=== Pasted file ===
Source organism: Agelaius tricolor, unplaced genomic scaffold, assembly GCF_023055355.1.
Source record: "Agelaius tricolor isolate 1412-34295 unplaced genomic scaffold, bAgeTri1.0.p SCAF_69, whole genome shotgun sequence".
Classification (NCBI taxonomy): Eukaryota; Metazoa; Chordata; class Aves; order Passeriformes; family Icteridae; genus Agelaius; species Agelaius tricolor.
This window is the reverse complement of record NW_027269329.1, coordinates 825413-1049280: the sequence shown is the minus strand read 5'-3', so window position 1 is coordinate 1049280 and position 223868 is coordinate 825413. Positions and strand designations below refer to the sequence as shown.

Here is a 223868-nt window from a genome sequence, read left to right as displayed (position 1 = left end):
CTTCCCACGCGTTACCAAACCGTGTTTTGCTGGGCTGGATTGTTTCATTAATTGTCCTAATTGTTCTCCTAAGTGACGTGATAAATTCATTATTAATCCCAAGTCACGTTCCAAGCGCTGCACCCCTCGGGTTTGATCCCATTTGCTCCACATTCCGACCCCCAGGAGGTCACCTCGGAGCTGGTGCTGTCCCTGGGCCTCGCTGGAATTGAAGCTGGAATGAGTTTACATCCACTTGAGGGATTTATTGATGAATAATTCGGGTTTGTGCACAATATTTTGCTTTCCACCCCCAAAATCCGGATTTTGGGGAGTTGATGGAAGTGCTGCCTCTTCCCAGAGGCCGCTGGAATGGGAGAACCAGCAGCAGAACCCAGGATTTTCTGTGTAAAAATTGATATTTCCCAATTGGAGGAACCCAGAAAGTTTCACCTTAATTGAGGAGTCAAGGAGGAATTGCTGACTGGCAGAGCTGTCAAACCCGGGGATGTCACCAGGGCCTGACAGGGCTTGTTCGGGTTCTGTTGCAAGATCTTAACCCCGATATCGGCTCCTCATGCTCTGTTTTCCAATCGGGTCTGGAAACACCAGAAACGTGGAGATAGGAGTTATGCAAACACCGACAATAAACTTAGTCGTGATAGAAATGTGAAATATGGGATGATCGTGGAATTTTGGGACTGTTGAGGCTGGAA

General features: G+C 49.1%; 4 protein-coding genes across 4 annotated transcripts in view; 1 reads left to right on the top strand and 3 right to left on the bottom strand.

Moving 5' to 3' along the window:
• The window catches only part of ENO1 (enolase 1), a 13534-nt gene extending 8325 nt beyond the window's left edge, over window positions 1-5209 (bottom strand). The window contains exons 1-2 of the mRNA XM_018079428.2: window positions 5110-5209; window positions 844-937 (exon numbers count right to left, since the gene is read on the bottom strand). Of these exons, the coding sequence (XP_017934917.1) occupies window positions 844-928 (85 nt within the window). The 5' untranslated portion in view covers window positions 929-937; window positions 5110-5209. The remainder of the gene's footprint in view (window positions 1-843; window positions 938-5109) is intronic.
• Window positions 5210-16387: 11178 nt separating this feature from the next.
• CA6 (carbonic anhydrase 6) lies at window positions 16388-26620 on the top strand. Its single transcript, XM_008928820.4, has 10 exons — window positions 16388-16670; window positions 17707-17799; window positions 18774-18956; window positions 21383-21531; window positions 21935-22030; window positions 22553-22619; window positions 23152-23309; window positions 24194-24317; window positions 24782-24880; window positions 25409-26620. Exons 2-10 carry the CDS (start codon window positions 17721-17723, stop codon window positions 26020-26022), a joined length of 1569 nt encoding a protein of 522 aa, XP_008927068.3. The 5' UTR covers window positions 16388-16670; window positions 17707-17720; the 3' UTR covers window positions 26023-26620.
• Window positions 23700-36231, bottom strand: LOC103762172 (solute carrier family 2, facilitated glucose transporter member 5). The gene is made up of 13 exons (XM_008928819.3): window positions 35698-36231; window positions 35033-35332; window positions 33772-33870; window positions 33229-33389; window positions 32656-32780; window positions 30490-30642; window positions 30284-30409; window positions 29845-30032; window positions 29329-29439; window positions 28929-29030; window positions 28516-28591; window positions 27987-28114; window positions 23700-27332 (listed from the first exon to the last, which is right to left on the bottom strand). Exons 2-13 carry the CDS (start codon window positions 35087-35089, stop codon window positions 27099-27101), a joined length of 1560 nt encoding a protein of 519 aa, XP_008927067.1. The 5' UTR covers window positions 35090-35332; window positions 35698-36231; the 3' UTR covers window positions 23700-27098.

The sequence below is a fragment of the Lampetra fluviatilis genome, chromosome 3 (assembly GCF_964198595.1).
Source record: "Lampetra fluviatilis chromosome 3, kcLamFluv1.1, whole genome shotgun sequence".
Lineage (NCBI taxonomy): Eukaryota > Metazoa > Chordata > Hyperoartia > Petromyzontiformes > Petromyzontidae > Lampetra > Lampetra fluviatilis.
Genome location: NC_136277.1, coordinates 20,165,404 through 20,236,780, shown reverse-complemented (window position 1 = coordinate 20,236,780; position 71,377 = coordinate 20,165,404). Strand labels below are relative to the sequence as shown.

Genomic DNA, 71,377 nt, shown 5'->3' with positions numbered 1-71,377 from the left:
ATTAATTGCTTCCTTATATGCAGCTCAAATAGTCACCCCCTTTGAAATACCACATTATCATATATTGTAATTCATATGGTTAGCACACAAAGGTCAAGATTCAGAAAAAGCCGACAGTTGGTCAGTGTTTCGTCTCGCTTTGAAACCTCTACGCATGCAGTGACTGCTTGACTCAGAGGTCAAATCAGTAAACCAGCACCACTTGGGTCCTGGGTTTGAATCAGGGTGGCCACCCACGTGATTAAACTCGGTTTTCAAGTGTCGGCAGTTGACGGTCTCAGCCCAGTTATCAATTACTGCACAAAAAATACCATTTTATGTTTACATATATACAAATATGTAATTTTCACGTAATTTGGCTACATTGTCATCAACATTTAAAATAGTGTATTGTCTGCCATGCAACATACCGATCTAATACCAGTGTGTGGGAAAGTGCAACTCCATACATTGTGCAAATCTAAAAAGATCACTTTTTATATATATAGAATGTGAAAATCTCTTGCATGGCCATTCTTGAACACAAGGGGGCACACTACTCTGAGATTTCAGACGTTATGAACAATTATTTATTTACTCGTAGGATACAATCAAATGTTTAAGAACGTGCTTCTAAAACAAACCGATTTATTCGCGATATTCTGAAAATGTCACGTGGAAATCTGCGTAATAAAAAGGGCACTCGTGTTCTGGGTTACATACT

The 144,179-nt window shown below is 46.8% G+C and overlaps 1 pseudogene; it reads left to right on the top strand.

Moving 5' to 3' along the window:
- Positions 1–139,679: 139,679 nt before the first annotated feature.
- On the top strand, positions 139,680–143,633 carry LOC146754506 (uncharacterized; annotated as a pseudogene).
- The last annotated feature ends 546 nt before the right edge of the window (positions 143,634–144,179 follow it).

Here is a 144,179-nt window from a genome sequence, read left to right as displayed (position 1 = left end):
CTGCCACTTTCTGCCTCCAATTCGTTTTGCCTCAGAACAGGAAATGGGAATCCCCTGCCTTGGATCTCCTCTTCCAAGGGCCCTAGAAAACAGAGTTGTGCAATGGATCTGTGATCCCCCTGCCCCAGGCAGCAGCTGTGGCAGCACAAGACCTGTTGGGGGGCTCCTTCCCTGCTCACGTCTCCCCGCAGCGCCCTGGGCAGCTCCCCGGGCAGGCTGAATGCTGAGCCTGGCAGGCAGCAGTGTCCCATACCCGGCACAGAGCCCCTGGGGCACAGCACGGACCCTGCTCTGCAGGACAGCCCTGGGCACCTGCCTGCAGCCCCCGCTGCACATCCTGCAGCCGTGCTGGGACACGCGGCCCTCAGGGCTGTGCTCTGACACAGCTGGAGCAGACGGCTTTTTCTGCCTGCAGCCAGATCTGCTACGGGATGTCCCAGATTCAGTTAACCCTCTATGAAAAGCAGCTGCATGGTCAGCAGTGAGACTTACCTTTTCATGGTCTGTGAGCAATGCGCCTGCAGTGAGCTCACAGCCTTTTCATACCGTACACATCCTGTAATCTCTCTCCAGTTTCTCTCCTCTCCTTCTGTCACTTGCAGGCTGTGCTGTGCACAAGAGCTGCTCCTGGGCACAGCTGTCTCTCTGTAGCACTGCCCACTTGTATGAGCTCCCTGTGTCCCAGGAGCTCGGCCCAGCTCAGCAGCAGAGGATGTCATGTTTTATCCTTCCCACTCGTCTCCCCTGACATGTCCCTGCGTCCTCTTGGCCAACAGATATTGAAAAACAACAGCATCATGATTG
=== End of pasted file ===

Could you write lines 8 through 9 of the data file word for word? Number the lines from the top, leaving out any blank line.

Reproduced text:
Moving 5' to 3' along the window:
• The window catches only part of ENO1 (enolase 1), a 13534-nt gene extending 8325 nt beyond the window's left edge, over window positions 1-5209 (bottom strand). The window contains exons 1-2 of the mRNA XM_018079428.2: window positions 5110-5209; window positions 844-937 (exon numbers count right to left, since the gene is read on the bottom strand). Of these exons, the coding sequence (XP_017934917.1) occupies window positions 844-928 (85 nt within the window). The 5' untranslated portion in view covers window positions 929-937; window positions 5110-5209. The remainder of the gene's footprint in view (window positions 1-843; window positions 938-5109) is intronic.